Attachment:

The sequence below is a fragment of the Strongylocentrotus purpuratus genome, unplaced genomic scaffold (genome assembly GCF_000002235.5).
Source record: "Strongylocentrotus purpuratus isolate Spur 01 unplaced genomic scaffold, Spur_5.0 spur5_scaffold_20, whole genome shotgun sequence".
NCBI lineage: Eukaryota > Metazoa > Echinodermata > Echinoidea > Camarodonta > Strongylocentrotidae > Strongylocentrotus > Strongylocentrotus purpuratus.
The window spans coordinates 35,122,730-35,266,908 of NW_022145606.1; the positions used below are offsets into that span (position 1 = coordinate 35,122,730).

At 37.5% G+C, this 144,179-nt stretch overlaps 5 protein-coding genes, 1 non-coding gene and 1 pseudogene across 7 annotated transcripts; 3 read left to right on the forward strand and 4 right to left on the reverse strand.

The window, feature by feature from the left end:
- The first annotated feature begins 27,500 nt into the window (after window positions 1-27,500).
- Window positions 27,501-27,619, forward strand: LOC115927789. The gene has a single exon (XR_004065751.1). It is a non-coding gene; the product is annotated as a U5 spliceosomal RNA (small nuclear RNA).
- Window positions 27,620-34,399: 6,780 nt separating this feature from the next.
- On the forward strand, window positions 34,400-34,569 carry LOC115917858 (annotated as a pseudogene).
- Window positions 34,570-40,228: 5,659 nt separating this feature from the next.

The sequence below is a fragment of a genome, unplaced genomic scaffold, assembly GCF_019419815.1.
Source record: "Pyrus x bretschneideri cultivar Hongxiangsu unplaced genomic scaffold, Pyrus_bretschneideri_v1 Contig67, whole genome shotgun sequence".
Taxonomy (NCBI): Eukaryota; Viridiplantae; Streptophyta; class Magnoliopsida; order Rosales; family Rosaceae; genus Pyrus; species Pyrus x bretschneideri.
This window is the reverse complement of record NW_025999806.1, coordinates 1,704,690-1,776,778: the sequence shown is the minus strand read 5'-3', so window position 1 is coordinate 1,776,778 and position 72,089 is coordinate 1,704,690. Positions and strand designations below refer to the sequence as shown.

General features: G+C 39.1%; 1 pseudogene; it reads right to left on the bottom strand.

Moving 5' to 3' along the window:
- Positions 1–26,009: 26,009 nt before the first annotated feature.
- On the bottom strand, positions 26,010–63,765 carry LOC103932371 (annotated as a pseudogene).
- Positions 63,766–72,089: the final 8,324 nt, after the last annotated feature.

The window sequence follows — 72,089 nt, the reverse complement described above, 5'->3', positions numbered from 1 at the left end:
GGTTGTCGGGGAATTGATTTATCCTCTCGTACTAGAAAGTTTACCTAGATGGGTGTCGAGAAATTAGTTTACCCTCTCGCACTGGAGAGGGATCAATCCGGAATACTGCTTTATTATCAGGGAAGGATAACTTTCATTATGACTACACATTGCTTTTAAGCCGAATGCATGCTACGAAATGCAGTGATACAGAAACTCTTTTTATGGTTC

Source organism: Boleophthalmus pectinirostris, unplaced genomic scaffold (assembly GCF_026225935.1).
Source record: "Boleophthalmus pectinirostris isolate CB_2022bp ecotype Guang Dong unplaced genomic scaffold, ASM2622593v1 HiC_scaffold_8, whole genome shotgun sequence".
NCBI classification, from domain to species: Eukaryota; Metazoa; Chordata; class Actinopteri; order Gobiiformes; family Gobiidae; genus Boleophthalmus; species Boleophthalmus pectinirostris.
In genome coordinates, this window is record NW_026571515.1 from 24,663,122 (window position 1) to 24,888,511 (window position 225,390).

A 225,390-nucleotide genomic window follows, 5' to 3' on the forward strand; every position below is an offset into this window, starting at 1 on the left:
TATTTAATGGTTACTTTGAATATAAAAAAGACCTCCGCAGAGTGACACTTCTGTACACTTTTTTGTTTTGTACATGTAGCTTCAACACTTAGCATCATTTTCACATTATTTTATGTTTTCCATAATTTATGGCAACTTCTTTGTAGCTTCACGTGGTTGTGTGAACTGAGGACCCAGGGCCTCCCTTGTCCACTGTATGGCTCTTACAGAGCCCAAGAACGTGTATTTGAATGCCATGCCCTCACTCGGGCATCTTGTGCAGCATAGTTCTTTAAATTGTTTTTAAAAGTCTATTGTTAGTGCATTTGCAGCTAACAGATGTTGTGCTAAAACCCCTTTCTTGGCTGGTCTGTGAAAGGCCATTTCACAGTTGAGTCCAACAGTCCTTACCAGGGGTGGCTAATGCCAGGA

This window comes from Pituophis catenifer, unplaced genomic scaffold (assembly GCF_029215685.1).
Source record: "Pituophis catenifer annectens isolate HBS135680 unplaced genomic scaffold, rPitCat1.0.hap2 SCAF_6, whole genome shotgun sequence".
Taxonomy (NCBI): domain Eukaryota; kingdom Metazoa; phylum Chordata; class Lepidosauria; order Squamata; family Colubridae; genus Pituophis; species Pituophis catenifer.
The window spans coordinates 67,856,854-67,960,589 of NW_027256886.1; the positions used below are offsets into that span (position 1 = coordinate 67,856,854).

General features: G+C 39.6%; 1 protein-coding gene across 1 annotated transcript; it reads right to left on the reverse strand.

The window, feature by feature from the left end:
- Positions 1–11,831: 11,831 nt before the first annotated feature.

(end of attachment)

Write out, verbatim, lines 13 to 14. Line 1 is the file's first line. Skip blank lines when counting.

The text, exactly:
Source record: "Pyrus x bretschneideri cultivar Hongxiangsu unplaced genomic scaffold, Pyrus_bretschneideri_v1 Contig67, whole genome shotgun sequence".
Taxonomy (NCBI): Eukaryota; Viridiplantae; Streptophyta; class Magnoliopsida; order Rosales; family Rosaceae; genus Pyrus; species Pyrus x bretschneideri.